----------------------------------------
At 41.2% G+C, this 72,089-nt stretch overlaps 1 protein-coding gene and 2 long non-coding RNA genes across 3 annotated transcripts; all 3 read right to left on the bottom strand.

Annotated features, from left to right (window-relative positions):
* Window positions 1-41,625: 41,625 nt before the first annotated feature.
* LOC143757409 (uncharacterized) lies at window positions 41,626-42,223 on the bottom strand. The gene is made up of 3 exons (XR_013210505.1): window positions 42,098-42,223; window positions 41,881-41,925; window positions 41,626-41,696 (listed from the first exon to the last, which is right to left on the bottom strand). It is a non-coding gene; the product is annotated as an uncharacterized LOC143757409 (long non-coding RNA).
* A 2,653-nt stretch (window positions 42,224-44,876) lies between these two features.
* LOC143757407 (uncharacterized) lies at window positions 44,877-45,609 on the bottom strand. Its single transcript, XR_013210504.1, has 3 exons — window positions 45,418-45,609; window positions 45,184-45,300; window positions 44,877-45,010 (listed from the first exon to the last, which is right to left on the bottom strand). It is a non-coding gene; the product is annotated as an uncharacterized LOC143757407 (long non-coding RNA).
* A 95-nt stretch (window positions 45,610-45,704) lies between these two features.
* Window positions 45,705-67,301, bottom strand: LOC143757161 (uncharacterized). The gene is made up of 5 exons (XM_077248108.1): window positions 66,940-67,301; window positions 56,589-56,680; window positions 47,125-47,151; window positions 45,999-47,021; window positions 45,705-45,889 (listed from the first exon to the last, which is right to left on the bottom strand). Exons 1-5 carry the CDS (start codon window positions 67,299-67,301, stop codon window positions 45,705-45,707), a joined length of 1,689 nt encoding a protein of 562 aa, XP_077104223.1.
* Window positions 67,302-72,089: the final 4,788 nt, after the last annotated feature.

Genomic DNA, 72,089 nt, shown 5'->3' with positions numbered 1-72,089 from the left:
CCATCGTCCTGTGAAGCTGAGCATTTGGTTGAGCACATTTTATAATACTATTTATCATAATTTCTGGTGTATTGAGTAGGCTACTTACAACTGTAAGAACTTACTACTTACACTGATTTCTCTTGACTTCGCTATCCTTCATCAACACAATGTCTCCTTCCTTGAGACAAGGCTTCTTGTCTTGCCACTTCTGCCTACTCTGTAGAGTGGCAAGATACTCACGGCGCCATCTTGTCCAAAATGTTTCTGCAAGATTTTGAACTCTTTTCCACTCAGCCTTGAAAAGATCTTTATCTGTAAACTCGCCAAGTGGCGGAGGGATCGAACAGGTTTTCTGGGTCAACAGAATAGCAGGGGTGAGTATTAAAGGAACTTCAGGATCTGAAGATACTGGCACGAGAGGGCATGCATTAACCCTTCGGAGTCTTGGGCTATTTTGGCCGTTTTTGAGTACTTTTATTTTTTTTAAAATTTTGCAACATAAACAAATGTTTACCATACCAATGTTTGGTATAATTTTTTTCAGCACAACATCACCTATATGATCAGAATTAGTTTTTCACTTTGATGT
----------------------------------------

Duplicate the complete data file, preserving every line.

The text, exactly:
At 41.2% G+C, this 72,089-nt stretch overlaps 1 protein-coding gene and 2 long non-coding RNA genes across 3 annotated transcripts; all 3 read right to left on the bottom strand.

Annotated features, from left to right (window-relative positions):
* Window positions 1-41,625: 41,625 nt before the first annotated feature.
* LOC143757409 (uncharacterized) lies at window positions 41,626-42,223 on the bottom strand. The gene is made up of 3 exons (XR_013210505.1): window positions 42,098-42,223; window positions 41,881-41,925; window positions 41,626-41,696 (listed from the first exon to the last, which is right to left on the bottom strand). It is a non-coding gene; the product is annotated as an uncharacterized LOC143757409 (long non-coding RNA).
* A 2,653-nt stretch (window positions 42,224-44,876) lies between these two features.
* LOC143757407 (uncharacterized) lies at window positions 44,877-45,609 on the bottom strand. Its single transcript, XR_013210504.1, has 3 exons — window positions 45,418-45,609; window positions 45,184-45,300; window positions 44,877-45,010 (listed from the first exon to the last, which is right to left on the bottom strand). It is a non-coding gene; the product is annotated as an uncharacterized LOC143757407 (long non-coding RNA).
* A 95-nt stretch (window positions 45,610-45,704) lies between these two features.
* Window positions 45,705-67,301, bottom strand: LOC143757161 (uncharacterized). The gene is made up of 5 exons (XM_077248108.1): window positions 66,940-67,301; window positions 56,589-56,680; window positions 47,125-47,151; window positions 45,999-47,021; window positions 45,705-45,889 (listed from the first exon to the last, which is right to left on the bottom strand). Exons 1-5 carry the CDS (start codon window positions 67,299-67,301, stop codon window positions 45,705-45,707), a joined length of 1,689 nt encoding a protein of 562 aa, XP_077104223.1.
* Window positions 67,302-72,089: the final 4,788 nt, after the last annotated feature.

Genomic DNA, 72,089 nt, shown 5'->3' with positions numbered 1-72,089 from the left:
CCATCGTCCTGTGAAGCTGAGCATTTGGTTGAGCACATTTTATAATACTATTTATCATAATTTCTGGTGTATTGAGTAGGCTACTTACAACTGTAAGAACTTACTACTTACACTGATTTCTCTTGACTTCGCTATCCTTCATCAACACAATGTCTCCTTCCTTGAGACAAGGCTTCTTGTCTTGCCACTTCTGCCTACTCTGTAGAGTGGCAAGATACTCACGGCGCCATCTTGTCCAAAATGTTTCTGCAAGATTTTGAACTCTTTTCCACTCAGCCTTGAAAAGATCTTTATCTGTAAACTCGCCAAGTGGCGGAGGGATCGAACAGGTTTTCTGGGTCAACAGAATAGCAGGGGTGAGTATTAAAGGAACTTCAGGATCTGAAGATACTGGCACGAGAGGGCATGCATTAACCCTTCGGAGTCTTGGGCTATTTTGGCCGTTTTTGAGTACTTTTATTTTTTTTAAAATTTTGCAACATAAACAAATGTTTACCATACCAATGTTTGGTATAATTTTTTTCAGCACAACATCACCTATATGATCAGAATTAGTTTTTCACTTTGATGT